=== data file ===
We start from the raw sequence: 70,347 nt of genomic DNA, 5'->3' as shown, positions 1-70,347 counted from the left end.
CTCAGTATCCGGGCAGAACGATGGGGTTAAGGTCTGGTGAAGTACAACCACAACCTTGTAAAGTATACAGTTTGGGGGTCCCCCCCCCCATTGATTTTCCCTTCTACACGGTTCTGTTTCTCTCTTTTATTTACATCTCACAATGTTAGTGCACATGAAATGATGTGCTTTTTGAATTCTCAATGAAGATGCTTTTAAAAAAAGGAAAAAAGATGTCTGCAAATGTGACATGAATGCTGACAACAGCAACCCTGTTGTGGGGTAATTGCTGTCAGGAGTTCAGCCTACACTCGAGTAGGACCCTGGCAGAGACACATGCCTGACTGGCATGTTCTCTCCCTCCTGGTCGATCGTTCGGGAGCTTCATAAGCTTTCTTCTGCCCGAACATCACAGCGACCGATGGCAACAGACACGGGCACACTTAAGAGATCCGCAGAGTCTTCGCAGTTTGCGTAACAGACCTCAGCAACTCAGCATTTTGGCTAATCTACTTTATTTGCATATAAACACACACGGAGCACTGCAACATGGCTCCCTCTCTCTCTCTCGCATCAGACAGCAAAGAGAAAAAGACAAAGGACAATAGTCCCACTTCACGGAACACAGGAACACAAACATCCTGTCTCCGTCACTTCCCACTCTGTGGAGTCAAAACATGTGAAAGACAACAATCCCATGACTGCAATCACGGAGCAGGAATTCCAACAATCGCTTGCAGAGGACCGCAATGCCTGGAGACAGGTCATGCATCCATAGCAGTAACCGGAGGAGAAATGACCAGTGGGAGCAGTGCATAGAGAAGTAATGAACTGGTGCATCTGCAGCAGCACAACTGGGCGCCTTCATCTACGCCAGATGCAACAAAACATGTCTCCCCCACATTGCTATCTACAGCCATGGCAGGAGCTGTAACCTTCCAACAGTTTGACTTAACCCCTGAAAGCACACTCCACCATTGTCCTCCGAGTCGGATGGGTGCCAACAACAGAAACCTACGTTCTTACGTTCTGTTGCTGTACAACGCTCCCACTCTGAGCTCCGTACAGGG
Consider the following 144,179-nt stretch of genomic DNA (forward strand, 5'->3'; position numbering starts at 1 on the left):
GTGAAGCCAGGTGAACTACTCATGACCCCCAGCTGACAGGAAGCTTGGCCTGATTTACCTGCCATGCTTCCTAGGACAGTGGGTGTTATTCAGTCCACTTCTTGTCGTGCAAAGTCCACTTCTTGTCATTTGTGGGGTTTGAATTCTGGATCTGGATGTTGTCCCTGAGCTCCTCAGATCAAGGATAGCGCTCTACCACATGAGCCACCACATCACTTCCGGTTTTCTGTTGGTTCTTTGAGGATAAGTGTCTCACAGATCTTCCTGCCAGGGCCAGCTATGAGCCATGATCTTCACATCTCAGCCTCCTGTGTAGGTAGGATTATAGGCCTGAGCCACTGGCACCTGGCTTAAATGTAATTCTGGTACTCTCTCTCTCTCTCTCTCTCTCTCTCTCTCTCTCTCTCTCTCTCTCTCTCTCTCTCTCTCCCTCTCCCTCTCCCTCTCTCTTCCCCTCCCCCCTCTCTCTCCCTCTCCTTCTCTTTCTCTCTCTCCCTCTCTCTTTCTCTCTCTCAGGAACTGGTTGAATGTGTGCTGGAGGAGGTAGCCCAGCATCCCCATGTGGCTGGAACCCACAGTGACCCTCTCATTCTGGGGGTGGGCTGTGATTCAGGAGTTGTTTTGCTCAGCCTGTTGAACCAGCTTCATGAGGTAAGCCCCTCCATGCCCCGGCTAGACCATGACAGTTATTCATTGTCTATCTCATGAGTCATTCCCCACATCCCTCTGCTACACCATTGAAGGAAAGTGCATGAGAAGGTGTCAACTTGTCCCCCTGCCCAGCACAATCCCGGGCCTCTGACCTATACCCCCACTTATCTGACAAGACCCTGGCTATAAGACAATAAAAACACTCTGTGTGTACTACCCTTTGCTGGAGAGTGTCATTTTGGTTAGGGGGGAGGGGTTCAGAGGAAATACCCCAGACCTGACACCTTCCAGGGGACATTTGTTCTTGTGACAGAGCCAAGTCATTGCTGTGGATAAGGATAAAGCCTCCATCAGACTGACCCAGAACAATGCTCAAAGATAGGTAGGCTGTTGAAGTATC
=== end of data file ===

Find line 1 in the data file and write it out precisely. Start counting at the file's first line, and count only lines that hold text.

We start from the raw sequence: 70,347 nt of genomic DNA, 5'->3' as shown, positions 1-70,347 counted from the left end.